Editor's note: Subtropical Storm Nicole officially formed on Monday morning. It could reach hurricane strength, experts say.
The large mass of clouds in the Atlantic is slowly becoming better organized. Note the red X on the NOAA satellite picture, below—it's pretty easy to see a center forming around it.
With the sea surface temperatures much higher than normal, I expect this mass of clouds to become yet another named storm by tomorrow.
What happens next is driven by a blocking high pressure ridge to the north that will be getting stronger, too. That high-pressure system will drive the storm toward the southeast Florida coastline instead of causing it to move north or northeast off the U.S. coastline, as would be more common.
Atmospheric and sea surface temperatures are favorable for development of this system, and the rate of development will be key. It looks to me that the storm will become a hurricane before it reaches the southeast Florida coast. Additionally, the geographical size the developing storm large. That mix of atmospheric and sea surface temperatures can certainly support Category 1 to Category 3 hurricanes.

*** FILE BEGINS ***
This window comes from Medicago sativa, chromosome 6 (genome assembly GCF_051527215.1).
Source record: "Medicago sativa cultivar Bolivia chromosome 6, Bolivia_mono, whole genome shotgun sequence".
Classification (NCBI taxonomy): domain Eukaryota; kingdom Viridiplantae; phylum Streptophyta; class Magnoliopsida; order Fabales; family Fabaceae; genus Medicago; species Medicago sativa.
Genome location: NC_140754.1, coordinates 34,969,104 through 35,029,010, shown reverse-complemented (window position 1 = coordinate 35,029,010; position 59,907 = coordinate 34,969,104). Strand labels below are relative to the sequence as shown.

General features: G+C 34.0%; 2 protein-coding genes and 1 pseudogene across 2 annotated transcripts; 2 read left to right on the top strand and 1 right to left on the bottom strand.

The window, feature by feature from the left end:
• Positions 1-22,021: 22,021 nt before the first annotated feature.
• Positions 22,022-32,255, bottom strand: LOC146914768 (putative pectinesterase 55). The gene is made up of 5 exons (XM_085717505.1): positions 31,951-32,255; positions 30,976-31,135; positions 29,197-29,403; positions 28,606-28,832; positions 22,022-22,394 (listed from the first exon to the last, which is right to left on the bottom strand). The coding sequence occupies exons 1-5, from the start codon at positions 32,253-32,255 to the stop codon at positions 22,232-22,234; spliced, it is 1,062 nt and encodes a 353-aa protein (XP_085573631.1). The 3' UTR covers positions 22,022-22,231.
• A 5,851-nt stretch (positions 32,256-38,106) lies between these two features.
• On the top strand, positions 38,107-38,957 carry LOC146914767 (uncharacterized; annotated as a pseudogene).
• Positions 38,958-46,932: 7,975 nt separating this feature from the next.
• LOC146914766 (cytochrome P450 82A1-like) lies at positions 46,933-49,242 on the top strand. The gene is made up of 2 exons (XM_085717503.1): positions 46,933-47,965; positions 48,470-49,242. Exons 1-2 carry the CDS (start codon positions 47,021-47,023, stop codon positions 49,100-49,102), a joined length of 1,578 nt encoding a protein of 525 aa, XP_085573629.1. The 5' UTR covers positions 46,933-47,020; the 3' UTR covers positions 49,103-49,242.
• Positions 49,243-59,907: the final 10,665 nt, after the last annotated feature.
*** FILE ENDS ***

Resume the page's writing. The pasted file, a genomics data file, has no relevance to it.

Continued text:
There is a chance for rapid development before the storm arrives; I will talk more about this possibility in tomorrow's update, so stay tuned. But in short, the storm is likely to move across Florida and gradually turn to the north, impacting much of the state from Wednesday in the southeast to Friday in the north.
For the Suncoast, it is becoming probable that gales force winds and heavy flooding rains will be our impact—at minimum. More serious impacts are possible, so this is the time to stay vigilant.
Here we go again!
Bob Bunting is a scientist, entrepreneur and educator and the CEO of the nation’s first Climate Adaptation Center (CAC), headquartered in Sarasota. The Climate Adaptation Center is an expert resource to inform government, academe and the private sector so they can create the necessary adaptation strategies and actions to protect the Florida way of life and foster the climate economy as well as larger global solutions evolve to solve the climate problem. For more information, visit theclimateadaptationcenter.org.